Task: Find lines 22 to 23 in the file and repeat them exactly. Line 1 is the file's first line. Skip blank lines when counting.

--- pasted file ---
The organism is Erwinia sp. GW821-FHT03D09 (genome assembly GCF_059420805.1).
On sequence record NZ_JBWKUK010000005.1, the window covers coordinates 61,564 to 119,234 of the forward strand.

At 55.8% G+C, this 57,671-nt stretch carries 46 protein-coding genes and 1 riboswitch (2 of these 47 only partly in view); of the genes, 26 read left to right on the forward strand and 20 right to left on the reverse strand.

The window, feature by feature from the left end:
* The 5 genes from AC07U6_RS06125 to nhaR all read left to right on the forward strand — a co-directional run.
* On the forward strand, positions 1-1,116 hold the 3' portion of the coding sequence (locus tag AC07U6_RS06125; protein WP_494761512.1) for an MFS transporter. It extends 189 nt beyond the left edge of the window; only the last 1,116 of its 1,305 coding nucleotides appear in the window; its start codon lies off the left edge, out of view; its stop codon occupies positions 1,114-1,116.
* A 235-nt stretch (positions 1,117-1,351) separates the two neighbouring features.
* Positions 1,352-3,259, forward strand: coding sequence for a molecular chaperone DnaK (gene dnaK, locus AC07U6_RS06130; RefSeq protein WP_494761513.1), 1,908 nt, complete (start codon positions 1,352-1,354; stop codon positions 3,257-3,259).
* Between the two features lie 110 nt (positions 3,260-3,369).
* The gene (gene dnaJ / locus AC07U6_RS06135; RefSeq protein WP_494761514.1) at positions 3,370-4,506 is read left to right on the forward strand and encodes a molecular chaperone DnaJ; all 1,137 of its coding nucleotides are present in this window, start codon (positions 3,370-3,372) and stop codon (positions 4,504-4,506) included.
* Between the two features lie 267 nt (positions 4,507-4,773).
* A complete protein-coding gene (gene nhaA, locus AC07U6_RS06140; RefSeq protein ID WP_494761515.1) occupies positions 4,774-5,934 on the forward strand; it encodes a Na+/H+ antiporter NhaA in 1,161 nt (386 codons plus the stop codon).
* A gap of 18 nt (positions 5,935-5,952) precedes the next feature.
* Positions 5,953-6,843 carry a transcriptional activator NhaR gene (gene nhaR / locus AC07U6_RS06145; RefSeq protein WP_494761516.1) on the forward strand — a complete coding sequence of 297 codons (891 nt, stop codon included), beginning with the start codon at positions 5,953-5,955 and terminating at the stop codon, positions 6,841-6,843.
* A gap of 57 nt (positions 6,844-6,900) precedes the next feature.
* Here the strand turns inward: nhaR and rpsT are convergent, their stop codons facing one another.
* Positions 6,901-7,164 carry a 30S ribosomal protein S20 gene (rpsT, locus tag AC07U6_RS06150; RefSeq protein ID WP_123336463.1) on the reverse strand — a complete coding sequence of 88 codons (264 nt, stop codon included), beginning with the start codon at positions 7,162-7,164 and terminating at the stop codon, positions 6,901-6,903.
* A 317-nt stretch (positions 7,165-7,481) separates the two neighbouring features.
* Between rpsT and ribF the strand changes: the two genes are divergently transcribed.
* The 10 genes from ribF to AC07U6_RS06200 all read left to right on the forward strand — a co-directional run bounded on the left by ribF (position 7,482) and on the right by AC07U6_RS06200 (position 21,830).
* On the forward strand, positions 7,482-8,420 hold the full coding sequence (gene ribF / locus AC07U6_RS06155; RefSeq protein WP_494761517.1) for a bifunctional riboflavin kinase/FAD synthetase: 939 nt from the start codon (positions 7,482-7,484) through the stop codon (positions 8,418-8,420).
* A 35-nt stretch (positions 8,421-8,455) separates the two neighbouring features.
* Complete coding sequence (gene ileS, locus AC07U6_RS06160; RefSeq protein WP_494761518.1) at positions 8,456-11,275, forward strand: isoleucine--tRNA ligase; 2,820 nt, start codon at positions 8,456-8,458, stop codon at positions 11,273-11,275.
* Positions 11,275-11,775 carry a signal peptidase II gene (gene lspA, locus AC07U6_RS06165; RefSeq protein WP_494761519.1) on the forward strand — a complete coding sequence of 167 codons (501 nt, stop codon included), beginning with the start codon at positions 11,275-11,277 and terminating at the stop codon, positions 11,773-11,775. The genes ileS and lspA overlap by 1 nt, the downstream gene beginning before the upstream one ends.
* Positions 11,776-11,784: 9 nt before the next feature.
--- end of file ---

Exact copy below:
* A 35-nt stretch (positions 8,421-8,455) separates the two neighbouring features.
* Complete coding sequence (gene ileS, locus AC07U6_RS06160; RefSeq protein WP_494761518.1) at positions 8,456-11,275, forward strand: isoleucine--tRNA ligase; 2,820 nt, start codon at positions 8,456-8,458, stop codon at positions 11,273-11,275.